October 11, 2016

Product

Adam Frederick

Top 5 Ways IROs are Using Stock Surveillance to Drive Better Targeting

Home > Product > Top 5 Ways IROs are Using Stock Surveillance to Drive Better Targeting

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Investor targeting and shareholder outreach are at the heart of an IRO’s mandate, and a critical measure of an IR program’s success. The quality of investor one-on-one meetings is the most widely used qualitative metric employed to judge the effectiveness of IR programs (BNY Mellon “Global Trends in Investor Relations – 2015”). Given the importance of investor meetings and shareholder outreach, it is critical that an IRO leverages all of his/her resources to secure meetings and ensure that those meetings are as effective and productive as possible.

Thankfully, the resources at the IRO’s disposal – specifically advancements in surveillance tactics and intelligence gathering – have evolved with new technologies. Let’s take a look at how IROs are leveraging real-time surveillance intel to navigate today’s trading ecosystem and pinpoint the most qualified targets available.

 

1. Maximize sellside-sponsored Non-Deal Roadshows

The sellside helps open doors, but are they always the right doors? Innovative surveillance firms assign quality ratings to institutional investors – ratings that rank investors by their desirability as shareholders, including buying power. Meaning real-time targeting can help IROs prioritize and screen investor meetings suggested by the sellside, targeting solid shareholders capable of building meaningful shareholding positions. Similarly, surveillance analysts can suggest strong prospective shareholders with which the sellside has not suggested meetings.

 

2. Identify buying and selling on a weekly basis

Most targeting products rely on databases of institutional investors. One drawback to that reliance is that those databases rely on public filings of shareholder positions. Good stock surveillance identifies buying and selling on a weekly basis. Identifying current and very recent buyers allows a surveillance analyst to help the IRO target similar institutions to capitalize on buyer interest.

 

3. Get behind the labels

A surveillance analyst with significant experience and real-time focus can explain how two institutions might share, for instance, the label “high turnover” in institutional database products, but have very different impacts on stock price when buying and selling. Both institutions might liquidate a position during a quarter, for instance, but one might sell its entire position in a day or two, while the other firm may work its orders much more carefully. Knowing the difference between the two in a targeting effort can make a significant difference in stock price volatility.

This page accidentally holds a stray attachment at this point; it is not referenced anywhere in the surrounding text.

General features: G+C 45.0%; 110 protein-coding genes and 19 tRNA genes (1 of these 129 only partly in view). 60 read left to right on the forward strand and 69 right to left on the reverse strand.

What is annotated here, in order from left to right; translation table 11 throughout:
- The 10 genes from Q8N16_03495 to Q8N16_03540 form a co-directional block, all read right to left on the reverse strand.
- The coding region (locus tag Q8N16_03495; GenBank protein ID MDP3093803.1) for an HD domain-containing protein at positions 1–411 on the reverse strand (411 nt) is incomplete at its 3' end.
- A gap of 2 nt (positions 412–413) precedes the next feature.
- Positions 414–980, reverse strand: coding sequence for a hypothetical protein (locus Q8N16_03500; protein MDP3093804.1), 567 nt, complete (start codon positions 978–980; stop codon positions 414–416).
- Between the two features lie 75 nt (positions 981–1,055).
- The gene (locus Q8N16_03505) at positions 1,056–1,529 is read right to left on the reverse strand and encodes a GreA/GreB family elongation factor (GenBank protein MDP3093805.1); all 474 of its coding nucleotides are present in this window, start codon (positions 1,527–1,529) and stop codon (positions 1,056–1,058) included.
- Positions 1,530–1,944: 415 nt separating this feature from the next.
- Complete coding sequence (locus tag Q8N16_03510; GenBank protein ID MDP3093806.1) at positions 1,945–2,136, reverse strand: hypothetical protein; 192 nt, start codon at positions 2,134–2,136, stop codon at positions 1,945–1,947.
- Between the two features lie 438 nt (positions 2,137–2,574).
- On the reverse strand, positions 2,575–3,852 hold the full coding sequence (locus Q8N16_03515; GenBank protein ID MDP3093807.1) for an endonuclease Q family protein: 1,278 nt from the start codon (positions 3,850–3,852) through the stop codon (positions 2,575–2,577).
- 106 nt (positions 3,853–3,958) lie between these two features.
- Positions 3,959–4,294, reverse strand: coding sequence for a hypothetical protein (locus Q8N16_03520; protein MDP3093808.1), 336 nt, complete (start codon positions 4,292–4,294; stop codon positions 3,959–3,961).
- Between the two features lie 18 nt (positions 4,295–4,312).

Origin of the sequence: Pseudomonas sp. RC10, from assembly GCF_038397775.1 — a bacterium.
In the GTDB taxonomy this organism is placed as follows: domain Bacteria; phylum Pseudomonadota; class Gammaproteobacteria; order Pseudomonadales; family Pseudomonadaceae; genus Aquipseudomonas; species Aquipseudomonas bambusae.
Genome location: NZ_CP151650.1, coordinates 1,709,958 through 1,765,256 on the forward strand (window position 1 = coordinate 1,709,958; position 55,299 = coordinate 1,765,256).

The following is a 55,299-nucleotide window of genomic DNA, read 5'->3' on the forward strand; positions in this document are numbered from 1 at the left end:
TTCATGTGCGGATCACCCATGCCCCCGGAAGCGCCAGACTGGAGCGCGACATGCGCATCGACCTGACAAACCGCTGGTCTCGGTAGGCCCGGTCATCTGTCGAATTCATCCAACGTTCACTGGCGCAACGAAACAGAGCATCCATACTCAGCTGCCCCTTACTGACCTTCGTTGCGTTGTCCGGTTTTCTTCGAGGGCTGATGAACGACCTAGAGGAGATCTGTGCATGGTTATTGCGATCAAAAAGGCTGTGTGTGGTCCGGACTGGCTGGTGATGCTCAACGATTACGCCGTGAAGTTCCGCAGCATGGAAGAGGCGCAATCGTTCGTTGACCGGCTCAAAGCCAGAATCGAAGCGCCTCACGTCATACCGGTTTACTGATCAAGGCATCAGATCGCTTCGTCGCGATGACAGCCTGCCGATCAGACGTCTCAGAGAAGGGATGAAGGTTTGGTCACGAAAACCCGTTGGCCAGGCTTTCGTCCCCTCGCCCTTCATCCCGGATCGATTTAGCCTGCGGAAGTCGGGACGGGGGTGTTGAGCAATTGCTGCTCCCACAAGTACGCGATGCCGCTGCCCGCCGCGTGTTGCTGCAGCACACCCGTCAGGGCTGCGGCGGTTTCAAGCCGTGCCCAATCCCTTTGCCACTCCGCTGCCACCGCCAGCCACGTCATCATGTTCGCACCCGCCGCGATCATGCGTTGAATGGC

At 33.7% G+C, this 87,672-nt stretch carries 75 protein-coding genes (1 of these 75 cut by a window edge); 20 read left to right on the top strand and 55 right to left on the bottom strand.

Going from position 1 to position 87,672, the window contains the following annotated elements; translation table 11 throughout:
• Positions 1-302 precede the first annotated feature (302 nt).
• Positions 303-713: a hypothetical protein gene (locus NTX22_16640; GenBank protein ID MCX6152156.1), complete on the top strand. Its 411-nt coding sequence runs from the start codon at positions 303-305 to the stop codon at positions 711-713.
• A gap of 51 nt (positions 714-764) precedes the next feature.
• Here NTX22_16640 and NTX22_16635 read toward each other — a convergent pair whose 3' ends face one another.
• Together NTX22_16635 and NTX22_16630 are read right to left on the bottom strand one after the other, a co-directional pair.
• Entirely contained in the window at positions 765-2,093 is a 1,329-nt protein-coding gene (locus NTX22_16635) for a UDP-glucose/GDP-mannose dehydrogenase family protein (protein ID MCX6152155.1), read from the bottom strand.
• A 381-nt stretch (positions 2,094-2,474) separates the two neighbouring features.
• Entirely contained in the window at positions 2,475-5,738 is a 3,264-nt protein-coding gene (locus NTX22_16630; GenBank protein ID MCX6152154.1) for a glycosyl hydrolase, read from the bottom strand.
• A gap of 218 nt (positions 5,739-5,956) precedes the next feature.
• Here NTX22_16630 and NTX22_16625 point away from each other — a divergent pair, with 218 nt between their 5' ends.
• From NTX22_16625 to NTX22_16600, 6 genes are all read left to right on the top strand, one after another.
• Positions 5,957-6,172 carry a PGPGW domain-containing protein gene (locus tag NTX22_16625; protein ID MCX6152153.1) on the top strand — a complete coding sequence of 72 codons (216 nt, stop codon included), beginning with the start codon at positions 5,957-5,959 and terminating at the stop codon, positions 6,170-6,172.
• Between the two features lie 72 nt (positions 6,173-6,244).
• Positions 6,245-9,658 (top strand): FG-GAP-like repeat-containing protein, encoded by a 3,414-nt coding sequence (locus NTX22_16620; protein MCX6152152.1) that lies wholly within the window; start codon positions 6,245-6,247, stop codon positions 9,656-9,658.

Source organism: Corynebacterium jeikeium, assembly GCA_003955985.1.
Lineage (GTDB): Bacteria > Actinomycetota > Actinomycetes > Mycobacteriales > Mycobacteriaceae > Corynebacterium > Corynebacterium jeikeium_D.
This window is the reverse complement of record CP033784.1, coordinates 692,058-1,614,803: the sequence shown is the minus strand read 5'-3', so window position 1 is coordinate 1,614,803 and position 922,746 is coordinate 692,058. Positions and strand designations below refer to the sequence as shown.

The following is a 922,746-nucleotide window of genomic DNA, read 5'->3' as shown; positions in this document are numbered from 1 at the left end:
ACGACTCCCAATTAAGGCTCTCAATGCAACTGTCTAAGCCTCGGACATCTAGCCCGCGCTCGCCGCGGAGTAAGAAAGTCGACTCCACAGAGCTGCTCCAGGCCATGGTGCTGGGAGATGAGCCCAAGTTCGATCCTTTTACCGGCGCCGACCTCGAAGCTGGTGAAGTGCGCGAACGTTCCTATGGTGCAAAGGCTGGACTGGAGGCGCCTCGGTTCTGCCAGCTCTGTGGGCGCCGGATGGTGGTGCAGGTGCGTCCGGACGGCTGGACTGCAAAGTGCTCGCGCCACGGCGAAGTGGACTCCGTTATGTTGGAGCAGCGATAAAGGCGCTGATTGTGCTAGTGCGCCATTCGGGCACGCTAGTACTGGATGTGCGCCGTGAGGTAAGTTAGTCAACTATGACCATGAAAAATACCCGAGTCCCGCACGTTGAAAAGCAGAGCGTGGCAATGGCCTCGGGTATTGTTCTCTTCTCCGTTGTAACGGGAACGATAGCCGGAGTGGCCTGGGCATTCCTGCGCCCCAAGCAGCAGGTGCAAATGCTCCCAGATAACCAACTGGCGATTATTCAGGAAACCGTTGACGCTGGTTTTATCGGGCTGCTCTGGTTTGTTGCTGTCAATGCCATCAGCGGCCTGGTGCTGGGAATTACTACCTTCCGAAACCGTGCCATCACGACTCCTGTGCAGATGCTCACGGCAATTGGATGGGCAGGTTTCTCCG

4. Leverage success

Stock surveillance often provides fast feedback on investor reaction to targeting efforts and of course identifies the timing of institutional buying and selling along with cost basis. IROs can take advantage of that early warning to understand the key drivers behind the investor’s buy decision, and to emphasize those drivers when speaking with similar investors. The more IROs understand about who is buying, and when, the better they are able to tailor their messaging to specific prospects.

 

5. Go global

Information flow across the globe is almost instantaneous these days, and access to around-the-clock trading has become ubiquitous. With these advancements ownership of US companies by foreign investors, regardless of company size, is on the rise. The issue for IROs, however, is most of these foreign-based investors only file positions on an annual basis – making it extremely difficult to track their ownership and/or the success of international targeting efforts. Ongoing real-time surveillance can immediately identify changes in ownership by international investors and alert the IRO. This knowledge can be leveraged to help make informed decisions about holders and/or specific money centers that ought to be the focus of new, or ongoing targeting efforts overseas.

These are just a few of the ways IROs are leveraging next gen surveillance to help them run better IR programs. Over the coming weeks we’ll continue to dig in further. I hope you find it helpful!

Adam Frederick

Written By Adam Frederick

Adam Frederick is the senior vice president of intelligence at Q4 Inc. and blogs regularly about surveillance and its applications for IROs.

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